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Consumer Reports picks the best gas grills in time for the warm weather

Posted Sunday, May 9, 2010

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Shoppers Can Find Standout Sizzlers for $380 or Less



Yonkers, NY — A Consumer Reports nationally representative survey found that more than half of Americans who grill are doing so more than once a week in season and according to the latest issue of Consumer Reports, Americans can purchase a great grill for $380 or less. The full report, which features 46 gas grill models and basic grilling tips, appears in the June issue of Consumer Reports and online at

There are eight recommended gas grills that shoppers can purchase for $380 or less, and six of those eight have been deemed CR Best Buys, including the medium-sized Char-Broil Commercial Series 463268008, $300 that offers even cooking for a good price. Looking to grill for a gang? The CR Best Buy Brinkmann 810-1575-W (Walmart), $380, has five main burners, infrared rotisserie and costs less than most grills this size.

Consumer Reports tests also revealed a few duds. The Team Grill Patio Series Pro bears the colors of owners’ favorite sports teams, but tests found for a steep $800, cooking was uneven and mediocre overall. High price tag and futuristic looking Solaire AGBQ-27GIR, $1800, also cooked unevenly.

“There are so many grills to choose from and shoppers need to know which features to look for and which they may want to skip,” said Celia Kuperszmid Lehrman, deputy home editor at Consumer Report. “Most importantly they need to know to that a high price doesn’t always provide the best grilling experience.”

Five Questions to Help Sort through Manufacturers’ Claims

  1. Are more Btu better? No. Btu just indicates how much gas a grill can burn and the heat that it could generate. The grills with higher Btu weren’t at the top of the Ratings. The grill’s design, venting, and cooking-area size affect the Btu needed, but generally a smaller cooking area needs fewer Btu.
  2. What’s infrared? It is a way to transfer heat. Infrared technology uses heated surfaces to radiate intense heat to food, not the air, making it good for searing. Consumer Reports tests haven’t found that one method is superior or that infrared cooking is better than cooking on regular burners. The Consumer Reports survey revealed that 63 percent of people who had grills with infrared burners used them regularly.
  3. Which extras will I use? A gas gauge, extra storage, infrared burners, a natural-gas hookup and side burners were the most frequently used features in Consumer Reports’ survey.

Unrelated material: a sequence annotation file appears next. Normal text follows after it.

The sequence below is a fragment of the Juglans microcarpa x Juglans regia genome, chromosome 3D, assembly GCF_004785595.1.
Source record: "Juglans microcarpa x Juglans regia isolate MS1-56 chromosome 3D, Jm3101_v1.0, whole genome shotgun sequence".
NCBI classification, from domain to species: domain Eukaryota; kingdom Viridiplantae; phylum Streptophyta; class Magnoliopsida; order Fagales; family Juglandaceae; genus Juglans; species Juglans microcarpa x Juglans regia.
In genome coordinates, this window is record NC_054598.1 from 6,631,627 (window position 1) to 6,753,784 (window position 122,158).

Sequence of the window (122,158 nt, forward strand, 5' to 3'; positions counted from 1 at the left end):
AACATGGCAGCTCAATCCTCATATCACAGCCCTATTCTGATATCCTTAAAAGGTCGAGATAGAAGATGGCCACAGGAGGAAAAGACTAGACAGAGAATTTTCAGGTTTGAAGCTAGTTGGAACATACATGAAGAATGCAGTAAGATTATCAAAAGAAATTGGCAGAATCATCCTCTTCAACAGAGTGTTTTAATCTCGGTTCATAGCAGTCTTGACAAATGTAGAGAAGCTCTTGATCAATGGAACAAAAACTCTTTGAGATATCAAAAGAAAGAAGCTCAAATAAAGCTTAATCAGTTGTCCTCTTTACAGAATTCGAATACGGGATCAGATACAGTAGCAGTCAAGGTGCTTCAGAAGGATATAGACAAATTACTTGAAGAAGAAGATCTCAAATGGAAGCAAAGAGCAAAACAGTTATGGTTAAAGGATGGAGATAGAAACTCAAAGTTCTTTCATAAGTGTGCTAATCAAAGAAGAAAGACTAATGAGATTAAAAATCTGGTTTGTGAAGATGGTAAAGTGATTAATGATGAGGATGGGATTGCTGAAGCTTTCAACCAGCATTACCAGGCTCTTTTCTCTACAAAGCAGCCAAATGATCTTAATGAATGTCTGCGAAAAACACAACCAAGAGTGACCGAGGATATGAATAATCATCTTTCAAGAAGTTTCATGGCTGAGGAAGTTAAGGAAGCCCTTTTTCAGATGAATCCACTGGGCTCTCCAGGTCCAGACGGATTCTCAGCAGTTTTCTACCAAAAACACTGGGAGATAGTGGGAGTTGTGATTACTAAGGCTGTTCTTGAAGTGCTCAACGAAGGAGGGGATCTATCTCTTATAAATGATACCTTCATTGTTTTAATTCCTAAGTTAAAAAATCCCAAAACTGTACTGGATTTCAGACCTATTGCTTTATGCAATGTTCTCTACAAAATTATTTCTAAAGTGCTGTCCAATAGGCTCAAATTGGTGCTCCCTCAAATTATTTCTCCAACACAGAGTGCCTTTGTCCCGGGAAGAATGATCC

4. Any forgettable features? Griddle plates and rotisseries were used least often, according to Consumer Reports’ survey. Stainless steel requires frequent wipe-downs and polish to keep its shine. A porcelain-coated grill is durable and easier to maintain.
  5. Have some cooking tips? Before and after cooking, clean both sides of the grates with a stiff wire brush; use a nylon brush on porcelain-coated and cast iron grates. Do not use soap. Oil the grates before cooking by making a tight pad from two folded paper towels, dip it in vegetable oil, and drag it across the grates with tongs. Fully pre-heat the grill and keep the lid closed.
How to Choose

Shoppers should look for sales, coupons, rebates and look for stores that offer free assembly, which can save time and frustration. Other tips include:

  • Size the grill. Match the cooking area to the number of people you usually feed. Consider how much space is available on the deck or patio where the grill will be stored.
  • Consider flare-ups. Usually the greater the space between the grates and the burners or flavorizer bars where the grease lands means less of a chance of sustained flare-ups.
  • Focus on safety. When shopping, check the grill’s sturdiness by nudging it at several points. Check for sharp edges and corners. Grip the handles to check how close your hand gets to the lid to make certain you’ll avoid burning yourself. Don’t toss the warranty card. Each year the Consumer Product Safety Commission issues several grill recalls, so mail in the card or register online in case the manufacturer needs to contact you.

Consumer Reports has no commercial relationship with any advertiser or sponsor appearing on this newspaper's web site.
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Consumer Reports picks the best gas grills in time for the warm weather
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